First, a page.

As microdosing becomes more widely practiced and talked about, like anything, it risks becoming a trend once the opportunity to make money from it arises. Unfortunately, I sense that might be where we are heading.
By this, I’m not talking about profits from the sale of psychedelics by drug companies, but the inevitable online ‘influencers’ and self-help gurus who latch onto whatever the latest happiness craze might be to keep their followers hooked and searching.
Microdosing is not about searching, fixing problems, or taking a drug to feel better. It’s not about happiness or working out how to be happy. It’s not about concepts. I’m the first to admit that small doses of LSD or psylocibin can help us be more creative in our work, enjoy working more, and increase the energy we have enabling us to ‘get more done’. Whilst this is not where the greatest potential of microdosing LSD or psylocibin lies, if there’s anything that will make governments consider legalisation of any kind, this could likely be it. The positive effect on symptoms of depression may also be a factor, especially considering the huge reduction in the long-term cost of treatment compared with talk therapies.
We now live in a world where the masses seek instant gratification in all aspects of their lives. Up until recently, those most interested in microdosing were those who had experience with taking larger doses and perhaps therefore have seen through the illusion of happiness or fulfilment, for the empty concepts they are, and recognised the transient nature of everything. Recently though, I get the feeling people are interested more in the tangible effects rather than the more subtle changes that may occur, and ask the question: “How can it help me?” By beginning with such an ego-centric approach, surely we can also expect ego-centric effects.
Mindfulness is a recent example of western repackaging of eastern philosophy into something palatable, and beneficial for the establishment (which still engineers and requires willing obedience from the population). The more it became popular, the more the original perspective was lost. As with any trend, by the time it’s exposed for what it truly is, we’ve moved onto the next thing and the tricks and commercial drivers are not of much interest to anyone.
Will the popularity of microdosing help lead to legalising LSD or psylocibin?
Part of me is starting to hope not, and I never thought I’d say that.
There was a talk Terence McKenna once gave in New York, where he was asked a question about the legalisation of marijuana. In his answer he spoke about the pitfalls of cannabis becoming commercialised as opposed to being grown by small growers – it’s worth listening to but I cannot locate the link unfortunately. Now I think he might be right about that, despite my full support for the legalisation of all drugs, regardless of their proven or unproven medical efficacy. However, with legalisation, and the benefits it will bring to the new establishments of our future societies, I fear the spirit of the psychedelic community may not come with it, and neither will a shamanic approach to working with these important medicines.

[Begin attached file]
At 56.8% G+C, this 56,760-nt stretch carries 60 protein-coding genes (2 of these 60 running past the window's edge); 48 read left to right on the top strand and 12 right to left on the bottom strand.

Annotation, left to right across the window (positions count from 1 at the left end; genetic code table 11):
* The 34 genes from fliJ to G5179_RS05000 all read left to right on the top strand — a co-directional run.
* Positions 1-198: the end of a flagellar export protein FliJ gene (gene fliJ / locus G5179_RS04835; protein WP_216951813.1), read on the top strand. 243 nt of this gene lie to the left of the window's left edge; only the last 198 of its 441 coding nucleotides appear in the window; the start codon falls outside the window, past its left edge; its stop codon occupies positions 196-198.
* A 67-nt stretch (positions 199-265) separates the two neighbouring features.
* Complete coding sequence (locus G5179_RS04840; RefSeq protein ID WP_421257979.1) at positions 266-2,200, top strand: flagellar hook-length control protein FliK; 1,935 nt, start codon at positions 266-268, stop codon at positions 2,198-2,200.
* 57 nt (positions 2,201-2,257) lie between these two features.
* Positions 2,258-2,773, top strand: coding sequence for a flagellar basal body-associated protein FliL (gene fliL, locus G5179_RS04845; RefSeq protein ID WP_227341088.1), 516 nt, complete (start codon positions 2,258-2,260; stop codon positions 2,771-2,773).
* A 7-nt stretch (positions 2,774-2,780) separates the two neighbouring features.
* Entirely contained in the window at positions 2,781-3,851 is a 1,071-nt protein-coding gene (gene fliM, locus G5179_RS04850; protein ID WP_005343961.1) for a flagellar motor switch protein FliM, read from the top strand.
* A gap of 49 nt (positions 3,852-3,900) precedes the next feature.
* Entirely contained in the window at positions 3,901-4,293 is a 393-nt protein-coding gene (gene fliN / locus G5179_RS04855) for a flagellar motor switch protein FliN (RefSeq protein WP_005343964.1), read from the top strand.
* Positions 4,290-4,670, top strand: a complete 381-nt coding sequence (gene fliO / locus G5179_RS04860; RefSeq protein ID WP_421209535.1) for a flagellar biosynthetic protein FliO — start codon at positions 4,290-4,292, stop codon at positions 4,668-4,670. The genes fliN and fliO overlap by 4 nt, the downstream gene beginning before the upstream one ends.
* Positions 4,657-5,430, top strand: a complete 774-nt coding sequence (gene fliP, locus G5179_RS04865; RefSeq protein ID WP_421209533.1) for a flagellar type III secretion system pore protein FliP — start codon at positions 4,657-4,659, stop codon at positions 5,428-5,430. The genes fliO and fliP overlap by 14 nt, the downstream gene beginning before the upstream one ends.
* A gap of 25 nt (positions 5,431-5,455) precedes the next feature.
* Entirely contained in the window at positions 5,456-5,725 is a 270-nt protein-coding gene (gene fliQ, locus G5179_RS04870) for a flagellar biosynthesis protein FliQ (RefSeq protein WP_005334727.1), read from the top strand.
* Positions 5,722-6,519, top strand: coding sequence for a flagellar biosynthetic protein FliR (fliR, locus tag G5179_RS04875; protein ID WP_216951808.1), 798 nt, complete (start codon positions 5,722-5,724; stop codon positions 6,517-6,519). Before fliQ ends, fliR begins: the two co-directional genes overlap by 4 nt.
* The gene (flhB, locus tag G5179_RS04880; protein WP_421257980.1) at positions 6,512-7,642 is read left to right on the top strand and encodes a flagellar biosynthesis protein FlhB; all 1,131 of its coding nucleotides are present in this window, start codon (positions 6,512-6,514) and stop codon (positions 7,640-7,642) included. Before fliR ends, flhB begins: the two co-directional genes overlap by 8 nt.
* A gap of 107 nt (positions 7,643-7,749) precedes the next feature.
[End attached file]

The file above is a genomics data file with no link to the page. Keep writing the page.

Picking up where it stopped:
Of course, all of us with an interest in psychedelics may well believe that the compounds themselves will be enough, and I hope it’s true – I just have my doubts about the powers that be. The doctors who will prescribe it, the therapists who’ll be licensed to treat clients with it, and whichever new gurus emerge. The gurus are riding higher than ever, and under the bullshit radar, even if they have been repackaged in hipster attire.
Despite all this, a sweet spot surely exists between the point something is so underground that very few have heard of it and the point where it trends. Perhaps that sweet spot is now.
This could be the best of both worlds for a short while. With the sharing of knowledge, ideas, experiences and methods, all through the subcultural and countercultural community rather than through mainstream media, marketing and advertising, we will truly get the most out of each other’s contributions at this time. Recently I’ve met therapists, students, everyday business people, and others who have discovered the wide-ranging benefits of microdosing. I’ve met these people in the most random places, in various countries, and through real conversations, without being connected through the internet.
People who are genuinely open, do talk to each other, and this sharing of our experience in real life, and not on social media is where the real value lies. I don’t look forward to the day when I’m reading an account of a mindless celebrity, selling their microdosing story to the Daily Mail.